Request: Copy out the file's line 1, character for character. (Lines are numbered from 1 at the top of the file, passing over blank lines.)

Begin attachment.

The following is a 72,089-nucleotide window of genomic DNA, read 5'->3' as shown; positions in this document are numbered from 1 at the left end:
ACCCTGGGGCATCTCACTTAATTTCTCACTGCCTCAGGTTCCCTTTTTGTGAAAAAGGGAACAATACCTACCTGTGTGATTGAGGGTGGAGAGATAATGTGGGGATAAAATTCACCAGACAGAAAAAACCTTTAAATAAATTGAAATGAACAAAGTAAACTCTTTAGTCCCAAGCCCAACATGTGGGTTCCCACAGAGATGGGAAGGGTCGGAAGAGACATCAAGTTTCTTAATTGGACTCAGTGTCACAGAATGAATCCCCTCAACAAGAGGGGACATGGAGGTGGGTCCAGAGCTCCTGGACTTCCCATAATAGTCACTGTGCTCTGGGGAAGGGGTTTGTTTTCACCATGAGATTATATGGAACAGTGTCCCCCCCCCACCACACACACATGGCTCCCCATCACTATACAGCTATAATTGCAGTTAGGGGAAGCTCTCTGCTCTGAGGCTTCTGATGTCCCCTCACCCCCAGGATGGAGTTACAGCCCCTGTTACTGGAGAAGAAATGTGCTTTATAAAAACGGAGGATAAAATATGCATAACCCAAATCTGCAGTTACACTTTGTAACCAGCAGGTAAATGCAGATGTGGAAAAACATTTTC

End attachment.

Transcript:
The following is a 72,089-nucleotide window of genomic DNA, read 5'->3' as shown; positions in this document are numbered from 1 at the left end: